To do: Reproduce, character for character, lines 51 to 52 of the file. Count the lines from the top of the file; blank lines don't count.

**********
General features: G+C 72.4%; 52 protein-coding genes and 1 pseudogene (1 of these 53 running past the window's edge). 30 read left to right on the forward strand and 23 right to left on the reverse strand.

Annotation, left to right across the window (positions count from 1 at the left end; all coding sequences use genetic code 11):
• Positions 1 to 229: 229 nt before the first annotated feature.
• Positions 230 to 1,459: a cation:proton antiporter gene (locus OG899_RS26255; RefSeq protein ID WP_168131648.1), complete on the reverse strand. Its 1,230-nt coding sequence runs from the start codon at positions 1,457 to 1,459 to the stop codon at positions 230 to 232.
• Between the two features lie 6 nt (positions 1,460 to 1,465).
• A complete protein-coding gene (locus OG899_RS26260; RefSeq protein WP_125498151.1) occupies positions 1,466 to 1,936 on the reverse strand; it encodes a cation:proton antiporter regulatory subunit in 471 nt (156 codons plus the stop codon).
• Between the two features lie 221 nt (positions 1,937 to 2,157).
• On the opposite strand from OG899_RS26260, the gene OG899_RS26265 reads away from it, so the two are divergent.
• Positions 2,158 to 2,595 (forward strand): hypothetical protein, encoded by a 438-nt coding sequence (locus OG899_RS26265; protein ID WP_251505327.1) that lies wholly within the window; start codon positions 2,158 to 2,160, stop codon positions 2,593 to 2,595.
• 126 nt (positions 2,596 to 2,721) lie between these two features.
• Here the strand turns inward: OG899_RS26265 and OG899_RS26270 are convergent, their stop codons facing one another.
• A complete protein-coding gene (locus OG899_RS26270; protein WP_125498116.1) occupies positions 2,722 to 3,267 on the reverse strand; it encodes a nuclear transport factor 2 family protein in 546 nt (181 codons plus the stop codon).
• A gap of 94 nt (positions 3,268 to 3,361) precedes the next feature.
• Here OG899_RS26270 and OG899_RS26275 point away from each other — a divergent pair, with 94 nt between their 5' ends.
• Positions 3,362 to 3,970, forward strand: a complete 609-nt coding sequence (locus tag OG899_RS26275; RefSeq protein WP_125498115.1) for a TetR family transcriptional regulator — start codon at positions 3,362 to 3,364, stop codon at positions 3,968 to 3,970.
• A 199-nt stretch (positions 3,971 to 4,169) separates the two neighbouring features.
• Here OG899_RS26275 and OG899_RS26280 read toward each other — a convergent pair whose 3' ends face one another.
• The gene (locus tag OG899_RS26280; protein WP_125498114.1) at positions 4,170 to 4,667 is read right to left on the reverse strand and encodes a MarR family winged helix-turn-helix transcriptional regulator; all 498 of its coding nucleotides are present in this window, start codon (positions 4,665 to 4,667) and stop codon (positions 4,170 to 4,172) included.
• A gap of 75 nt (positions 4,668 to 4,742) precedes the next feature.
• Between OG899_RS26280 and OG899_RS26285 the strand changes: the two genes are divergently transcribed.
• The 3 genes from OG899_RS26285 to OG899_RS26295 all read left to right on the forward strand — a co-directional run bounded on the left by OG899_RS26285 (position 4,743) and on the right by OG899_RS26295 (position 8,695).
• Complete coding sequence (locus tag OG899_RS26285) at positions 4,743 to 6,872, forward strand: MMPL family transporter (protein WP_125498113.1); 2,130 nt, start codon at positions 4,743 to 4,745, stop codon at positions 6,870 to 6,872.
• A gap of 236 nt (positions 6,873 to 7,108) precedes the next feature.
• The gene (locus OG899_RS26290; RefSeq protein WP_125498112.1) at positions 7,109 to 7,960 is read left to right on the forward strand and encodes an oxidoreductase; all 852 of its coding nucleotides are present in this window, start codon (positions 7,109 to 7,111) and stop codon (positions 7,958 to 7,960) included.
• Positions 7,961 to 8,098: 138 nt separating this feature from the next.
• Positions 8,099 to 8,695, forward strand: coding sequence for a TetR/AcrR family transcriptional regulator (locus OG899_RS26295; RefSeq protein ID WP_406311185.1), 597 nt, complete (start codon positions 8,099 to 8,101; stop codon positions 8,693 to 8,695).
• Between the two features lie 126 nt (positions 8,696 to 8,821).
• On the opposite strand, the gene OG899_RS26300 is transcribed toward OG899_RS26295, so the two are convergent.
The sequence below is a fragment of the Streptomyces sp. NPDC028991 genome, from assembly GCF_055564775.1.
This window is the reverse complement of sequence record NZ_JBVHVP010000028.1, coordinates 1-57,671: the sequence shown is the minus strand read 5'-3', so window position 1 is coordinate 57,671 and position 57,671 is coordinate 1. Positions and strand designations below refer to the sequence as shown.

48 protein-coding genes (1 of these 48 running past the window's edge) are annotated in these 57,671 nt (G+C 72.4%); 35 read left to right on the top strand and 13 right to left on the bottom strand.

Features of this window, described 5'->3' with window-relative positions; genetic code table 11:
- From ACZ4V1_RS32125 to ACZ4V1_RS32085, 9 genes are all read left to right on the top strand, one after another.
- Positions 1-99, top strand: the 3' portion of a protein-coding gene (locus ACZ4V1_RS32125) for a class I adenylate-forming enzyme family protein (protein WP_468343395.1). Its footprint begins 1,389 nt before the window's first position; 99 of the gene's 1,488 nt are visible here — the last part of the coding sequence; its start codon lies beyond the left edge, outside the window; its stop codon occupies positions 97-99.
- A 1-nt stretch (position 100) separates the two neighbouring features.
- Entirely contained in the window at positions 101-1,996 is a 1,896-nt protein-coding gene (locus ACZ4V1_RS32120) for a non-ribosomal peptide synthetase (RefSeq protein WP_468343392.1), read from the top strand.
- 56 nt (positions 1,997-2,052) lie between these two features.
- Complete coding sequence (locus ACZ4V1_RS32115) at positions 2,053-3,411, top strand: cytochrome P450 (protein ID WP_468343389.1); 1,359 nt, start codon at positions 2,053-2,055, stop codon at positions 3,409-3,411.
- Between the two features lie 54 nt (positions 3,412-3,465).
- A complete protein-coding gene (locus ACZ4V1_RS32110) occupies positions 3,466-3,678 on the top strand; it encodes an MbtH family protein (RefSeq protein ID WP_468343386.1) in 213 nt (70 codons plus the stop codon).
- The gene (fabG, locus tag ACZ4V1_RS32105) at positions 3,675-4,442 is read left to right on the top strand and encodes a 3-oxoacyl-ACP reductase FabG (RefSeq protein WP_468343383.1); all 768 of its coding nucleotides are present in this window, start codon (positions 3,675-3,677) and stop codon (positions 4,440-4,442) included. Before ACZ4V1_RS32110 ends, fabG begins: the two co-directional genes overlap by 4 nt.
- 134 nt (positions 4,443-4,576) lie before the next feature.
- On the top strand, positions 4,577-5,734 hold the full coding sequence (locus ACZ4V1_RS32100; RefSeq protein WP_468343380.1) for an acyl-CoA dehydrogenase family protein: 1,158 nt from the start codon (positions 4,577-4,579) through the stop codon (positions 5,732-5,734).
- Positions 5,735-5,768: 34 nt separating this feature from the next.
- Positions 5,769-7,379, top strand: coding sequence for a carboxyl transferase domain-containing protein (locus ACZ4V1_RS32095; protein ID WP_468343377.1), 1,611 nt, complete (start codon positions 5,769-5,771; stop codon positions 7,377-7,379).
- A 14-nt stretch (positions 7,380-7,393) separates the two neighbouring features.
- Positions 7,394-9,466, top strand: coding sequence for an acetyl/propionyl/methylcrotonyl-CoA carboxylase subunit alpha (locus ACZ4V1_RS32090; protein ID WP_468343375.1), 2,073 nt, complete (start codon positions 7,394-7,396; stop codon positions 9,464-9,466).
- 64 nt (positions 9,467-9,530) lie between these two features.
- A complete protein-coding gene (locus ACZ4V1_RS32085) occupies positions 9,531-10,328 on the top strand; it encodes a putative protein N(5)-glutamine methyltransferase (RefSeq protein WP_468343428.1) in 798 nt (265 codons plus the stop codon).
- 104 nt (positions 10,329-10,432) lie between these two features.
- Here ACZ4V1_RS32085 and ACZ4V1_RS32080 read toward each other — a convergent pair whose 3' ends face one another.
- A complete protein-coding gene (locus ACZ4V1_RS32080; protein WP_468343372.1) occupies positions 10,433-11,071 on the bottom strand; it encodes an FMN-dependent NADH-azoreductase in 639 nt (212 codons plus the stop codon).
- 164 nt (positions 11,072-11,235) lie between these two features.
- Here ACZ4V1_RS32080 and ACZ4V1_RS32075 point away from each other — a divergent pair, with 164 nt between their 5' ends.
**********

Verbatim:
- Here ACZ4V1_RS32085 and ACZ4V1_RS32080 read toward each other — a convergent pair whose 3' ends face one another.
- A complete protein-coding gene (locus ACZ4V1_RS32080; protein WP_468343372.1) occupies positions 10,433-11,071 on the bottom strand; it encodes an FMN-dependent NADH-azoreductase in 639 nt (212 codons plus the stop codon).